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UK inflation slowed in February by slightly more than economists and the Bank of England had anticipated, possibly paving the way for interest rate cuts in the months ahead.

The lower-than-expected monthly fall to 3.4% was down from a 4.0% increase in January, and the lowest rate of inflation since September 2021, according to the Office for National Statistics.

The drop in the monthly change in consumer prices came from food, and restaurants and cafes, offset by upward contributions from housing and household services, and motor fuels.

The figures were published on the day that the BoE's interest rate-setters are due to vote on borrowing costs.
The March interest rate announcement is due tomorrow at midday.

Mike Randall, CEO of Simply Asset Finance, said: “This fall in inflation is an indication of recovery and businesses will hope to see this reflected in interest rates. However, it’s important to remember that SMEs are still accumulating cost pressures and face a number of ongoing challenges such as rising overheads and skills shortages. While news like this provides light relief it’s important that the need for support is not forgotten.

“A form of support did come in the Spring Budget as the Recovery Loan Scheme (now renamed the Growth Guarantee Scheme) was extended. A positive development for businesses and while for SMEs, they are having to continue as business as usual, we cannot ignore that access to funding and cost pressures continue to hamper their progress on a regular basis. We can only urge the Chancellor to stay true to his commitment of a ‘Budget for long-term growth’ by supporting the firms that make up 99% of our business landscape. By delivering on this promise, SMEs can be given a clearer path to growth - and one we hope will ultimately spur economic recovery forward.”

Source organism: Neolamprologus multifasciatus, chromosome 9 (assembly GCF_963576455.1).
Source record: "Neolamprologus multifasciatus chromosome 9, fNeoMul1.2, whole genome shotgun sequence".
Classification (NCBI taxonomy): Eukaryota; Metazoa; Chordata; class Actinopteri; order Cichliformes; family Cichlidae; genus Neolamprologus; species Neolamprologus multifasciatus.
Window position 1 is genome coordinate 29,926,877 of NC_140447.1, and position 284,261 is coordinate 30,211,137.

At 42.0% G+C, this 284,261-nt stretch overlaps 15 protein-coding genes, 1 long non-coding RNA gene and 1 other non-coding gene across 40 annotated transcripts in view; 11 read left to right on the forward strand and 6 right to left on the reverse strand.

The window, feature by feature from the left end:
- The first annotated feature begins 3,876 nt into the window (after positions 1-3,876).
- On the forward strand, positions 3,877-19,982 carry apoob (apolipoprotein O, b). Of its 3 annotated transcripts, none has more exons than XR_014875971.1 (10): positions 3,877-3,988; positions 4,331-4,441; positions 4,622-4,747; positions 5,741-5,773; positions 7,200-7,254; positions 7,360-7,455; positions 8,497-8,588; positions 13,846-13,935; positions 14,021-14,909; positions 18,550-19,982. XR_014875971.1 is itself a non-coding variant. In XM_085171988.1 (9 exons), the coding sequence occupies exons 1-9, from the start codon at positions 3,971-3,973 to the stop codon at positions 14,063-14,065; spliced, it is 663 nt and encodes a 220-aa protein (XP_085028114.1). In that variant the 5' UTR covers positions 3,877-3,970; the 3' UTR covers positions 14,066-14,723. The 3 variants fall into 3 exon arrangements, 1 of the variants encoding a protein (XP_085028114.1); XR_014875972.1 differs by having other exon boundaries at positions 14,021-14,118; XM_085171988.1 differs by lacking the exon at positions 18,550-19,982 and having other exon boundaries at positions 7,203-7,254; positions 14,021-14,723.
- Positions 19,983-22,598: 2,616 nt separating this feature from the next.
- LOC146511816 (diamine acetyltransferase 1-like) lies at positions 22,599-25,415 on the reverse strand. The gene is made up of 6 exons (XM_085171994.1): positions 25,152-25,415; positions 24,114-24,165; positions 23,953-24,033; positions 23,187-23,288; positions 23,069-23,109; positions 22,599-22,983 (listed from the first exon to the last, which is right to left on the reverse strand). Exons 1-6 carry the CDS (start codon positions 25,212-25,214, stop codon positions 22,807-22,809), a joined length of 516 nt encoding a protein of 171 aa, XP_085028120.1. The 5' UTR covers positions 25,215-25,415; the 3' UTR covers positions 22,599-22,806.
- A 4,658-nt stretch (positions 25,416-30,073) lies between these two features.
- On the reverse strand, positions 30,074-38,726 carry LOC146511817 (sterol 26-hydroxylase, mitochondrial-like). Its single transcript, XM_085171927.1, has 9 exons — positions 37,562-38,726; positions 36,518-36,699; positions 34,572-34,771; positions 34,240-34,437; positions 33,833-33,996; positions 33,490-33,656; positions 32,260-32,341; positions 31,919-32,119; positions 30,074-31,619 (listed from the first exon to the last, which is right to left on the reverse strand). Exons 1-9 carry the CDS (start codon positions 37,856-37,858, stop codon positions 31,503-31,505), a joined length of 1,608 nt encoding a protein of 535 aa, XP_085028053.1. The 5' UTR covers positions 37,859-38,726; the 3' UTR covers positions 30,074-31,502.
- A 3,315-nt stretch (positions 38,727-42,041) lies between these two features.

Neil Rudge, Head of Enterprise at Shawbrook, commented: "The rate of price rises fell further in February, marking another crucial milestone in the Bank of England's mission to achieve its 2% target rate this year. With wage growth also showing signs of slowing, both in the UK and overseas in Europe and the US, the interest rate cut the business community has been waiting for may not be far off, with some expecting rates to be cut as early as the summer.

"Steadier prices and cheaper borrowing costs will encourage many SMES to adopt more ambitious investment strategies and resume funding plans. Whilst the news is trending in the right direction, no two businesses are the same and whether they are gearing up for expansion or looking to shore up cashflow, accessing the correct funding remains critical."